The Real ID Act of 2005 has increased the burden on foreign nationals to produce documents in asylum cases. In essence, this law requires that applicants obtain evidence proving their claim; those relying solely on their testimony must provide reasonable explanations as to why documents are not available.
The silver lining to this cloudy law is that immigration judges CANNOT ignore documents presented by asylum applicants, including witness affidavits. For example, the Ninth Circuit Court of Appeals in Ochave stated “The immigration judge must consider evidence contained in an application for asylum.”
Recently, in Khattak, the First Circuit Court of Appeals reversed the denial partially for failure to examine the full record. In this case, the Board of Immigration Appeals and the Immigration Judge stated that the foreigner had failed to provide any compelling evidence in his case regarding a specific aspect of his claim.
The First Circuit found this not to be true given that the foreigner had provided an affidavit. The Court in Khattak stated this was evidence even if it “does not go all the way to proving the claim.”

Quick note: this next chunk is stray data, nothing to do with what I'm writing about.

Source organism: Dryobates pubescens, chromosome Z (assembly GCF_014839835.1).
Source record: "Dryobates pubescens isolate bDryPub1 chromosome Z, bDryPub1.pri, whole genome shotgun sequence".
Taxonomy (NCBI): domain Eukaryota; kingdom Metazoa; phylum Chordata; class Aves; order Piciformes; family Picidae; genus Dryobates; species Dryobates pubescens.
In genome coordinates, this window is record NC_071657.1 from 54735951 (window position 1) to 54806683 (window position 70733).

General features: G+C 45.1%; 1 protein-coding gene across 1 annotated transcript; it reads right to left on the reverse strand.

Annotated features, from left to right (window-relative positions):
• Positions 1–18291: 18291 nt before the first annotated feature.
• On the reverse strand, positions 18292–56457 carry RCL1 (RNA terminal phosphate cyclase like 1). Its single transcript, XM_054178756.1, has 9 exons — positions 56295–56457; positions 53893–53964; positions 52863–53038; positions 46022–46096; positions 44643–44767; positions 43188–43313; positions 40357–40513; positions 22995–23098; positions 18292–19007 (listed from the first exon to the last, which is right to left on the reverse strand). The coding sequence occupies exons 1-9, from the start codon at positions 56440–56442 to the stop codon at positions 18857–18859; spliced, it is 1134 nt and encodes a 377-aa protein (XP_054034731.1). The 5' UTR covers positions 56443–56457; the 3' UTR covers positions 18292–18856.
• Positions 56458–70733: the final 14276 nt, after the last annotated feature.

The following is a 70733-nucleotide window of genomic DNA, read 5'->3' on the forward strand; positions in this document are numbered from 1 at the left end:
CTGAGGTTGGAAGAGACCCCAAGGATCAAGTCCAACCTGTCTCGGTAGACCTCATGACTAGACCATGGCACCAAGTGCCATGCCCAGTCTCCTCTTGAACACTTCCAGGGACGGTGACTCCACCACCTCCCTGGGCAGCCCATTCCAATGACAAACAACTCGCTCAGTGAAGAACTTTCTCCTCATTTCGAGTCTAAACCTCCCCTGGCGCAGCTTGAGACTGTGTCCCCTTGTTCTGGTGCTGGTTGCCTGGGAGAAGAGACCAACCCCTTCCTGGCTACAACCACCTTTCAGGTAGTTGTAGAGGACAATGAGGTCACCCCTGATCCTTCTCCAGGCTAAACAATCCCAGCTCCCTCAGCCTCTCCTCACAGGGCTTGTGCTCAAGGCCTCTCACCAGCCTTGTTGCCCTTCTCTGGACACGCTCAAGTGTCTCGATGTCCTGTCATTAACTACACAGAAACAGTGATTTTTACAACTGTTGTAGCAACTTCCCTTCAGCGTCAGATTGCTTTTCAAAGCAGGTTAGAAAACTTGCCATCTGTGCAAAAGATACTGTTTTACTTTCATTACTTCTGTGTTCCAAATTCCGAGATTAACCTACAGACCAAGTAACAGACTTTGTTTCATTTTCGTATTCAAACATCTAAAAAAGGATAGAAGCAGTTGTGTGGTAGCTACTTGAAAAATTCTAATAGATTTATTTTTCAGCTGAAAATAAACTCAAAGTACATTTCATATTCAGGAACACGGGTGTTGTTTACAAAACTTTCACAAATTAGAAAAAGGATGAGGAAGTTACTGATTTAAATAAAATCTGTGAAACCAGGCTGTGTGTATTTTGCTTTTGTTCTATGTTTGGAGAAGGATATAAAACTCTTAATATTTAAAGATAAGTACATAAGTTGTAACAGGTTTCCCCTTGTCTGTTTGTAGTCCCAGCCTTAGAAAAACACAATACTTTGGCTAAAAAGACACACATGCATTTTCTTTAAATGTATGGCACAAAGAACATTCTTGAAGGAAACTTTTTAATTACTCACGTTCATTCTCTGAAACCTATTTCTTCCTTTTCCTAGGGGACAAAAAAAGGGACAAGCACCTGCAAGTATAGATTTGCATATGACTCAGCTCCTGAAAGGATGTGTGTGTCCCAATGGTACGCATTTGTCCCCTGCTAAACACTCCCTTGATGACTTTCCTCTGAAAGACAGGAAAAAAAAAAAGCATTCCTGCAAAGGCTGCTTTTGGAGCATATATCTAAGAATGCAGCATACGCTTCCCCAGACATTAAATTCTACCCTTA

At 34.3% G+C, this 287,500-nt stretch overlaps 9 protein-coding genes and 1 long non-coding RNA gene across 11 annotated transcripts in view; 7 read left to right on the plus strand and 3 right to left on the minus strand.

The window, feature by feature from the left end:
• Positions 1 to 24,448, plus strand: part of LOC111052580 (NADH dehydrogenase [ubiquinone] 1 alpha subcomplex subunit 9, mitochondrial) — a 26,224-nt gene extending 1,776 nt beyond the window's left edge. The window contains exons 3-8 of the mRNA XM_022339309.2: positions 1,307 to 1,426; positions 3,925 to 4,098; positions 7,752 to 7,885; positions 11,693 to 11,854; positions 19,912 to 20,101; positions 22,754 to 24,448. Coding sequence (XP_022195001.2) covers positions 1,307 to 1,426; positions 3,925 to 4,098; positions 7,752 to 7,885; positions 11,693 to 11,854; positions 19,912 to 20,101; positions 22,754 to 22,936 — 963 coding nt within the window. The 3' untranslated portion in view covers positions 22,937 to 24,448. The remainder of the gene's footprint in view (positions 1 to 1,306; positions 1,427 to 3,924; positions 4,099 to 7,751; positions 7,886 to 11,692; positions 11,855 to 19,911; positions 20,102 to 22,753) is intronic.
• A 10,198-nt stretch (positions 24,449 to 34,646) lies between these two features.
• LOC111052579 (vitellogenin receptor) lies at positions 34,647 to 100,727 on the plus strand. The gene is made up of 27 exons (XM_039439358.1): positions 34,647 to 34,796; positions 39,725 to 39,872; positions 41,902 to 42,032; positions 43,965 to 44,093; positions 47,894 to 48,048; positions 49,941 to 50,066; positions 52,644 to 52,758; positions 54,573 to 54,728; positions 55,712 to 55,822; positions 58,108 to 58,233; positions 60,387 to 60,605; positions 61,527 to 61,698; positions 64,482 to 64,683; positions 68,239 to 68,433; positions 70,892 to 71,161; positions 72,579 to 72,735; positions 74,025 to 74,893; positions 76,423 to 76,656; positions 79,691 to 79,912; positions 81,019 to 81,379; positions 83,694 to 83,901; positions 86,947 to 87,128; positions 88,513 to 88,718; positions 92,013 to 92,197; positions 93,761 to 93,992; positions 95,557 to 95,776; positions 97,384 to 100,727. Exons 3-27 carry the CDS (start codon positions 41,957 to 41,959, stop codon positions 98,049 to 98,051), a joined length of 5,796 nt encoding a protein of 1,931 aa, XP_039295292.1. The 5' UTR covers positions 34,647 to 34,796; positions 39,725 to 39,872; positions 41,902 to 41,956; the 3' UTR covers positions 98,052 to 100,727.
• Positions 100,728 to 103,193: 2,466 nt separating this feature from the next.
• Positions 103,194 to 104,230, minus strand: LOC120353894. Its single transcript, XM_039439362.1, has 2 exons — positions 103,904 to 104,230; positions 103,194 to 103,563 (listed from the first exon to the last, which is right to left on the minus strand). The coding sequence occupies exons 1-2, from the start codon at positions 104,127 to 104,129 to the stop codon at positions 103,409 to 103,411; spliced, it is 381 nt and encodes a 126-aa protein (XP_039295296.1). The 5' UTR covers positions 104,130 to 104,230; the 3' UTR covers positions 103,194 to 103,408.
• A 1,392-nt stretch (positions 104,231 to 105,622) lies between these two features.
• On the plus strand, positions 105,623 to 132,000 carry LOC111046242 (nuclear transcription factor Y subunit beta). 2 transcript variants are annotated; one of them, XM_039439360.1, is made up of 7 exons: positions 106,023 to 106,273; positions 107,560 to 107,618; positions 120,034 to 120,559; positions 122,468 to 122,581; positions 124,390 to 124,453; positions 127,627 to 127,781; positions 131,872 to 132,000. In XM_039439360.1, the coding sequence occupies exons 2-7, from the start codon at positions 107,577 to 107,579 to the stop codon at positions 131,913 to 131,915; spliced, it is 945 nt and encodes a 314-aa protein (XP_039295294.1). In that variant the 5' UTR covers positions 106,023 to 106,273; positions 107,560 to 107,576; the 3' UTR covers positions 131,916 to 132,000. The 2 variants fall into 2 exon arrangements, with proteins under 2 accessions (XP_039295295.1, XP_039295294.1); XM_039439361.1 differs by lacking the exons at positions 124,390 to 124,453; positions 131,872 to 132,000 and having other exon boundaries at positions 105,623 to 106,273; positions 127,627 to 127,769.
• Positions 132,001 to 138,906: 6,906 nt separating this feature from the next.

The moral of the story is that foreigners should submit every document that supports their claim, including statements by friends and family members who witnessed the harm or the trauma caused by the harm. The Judge has an obligation to consider the evidence, and failure to do so, will give the foreigner a basis to appeal an asylum denial.
Although the author is a Board-certified immigration expert, this guide is intended as general information and not specific legal advice. This communication does not create an attorney-client relationship. Schedule a consultation with an attorney to address individual concerns.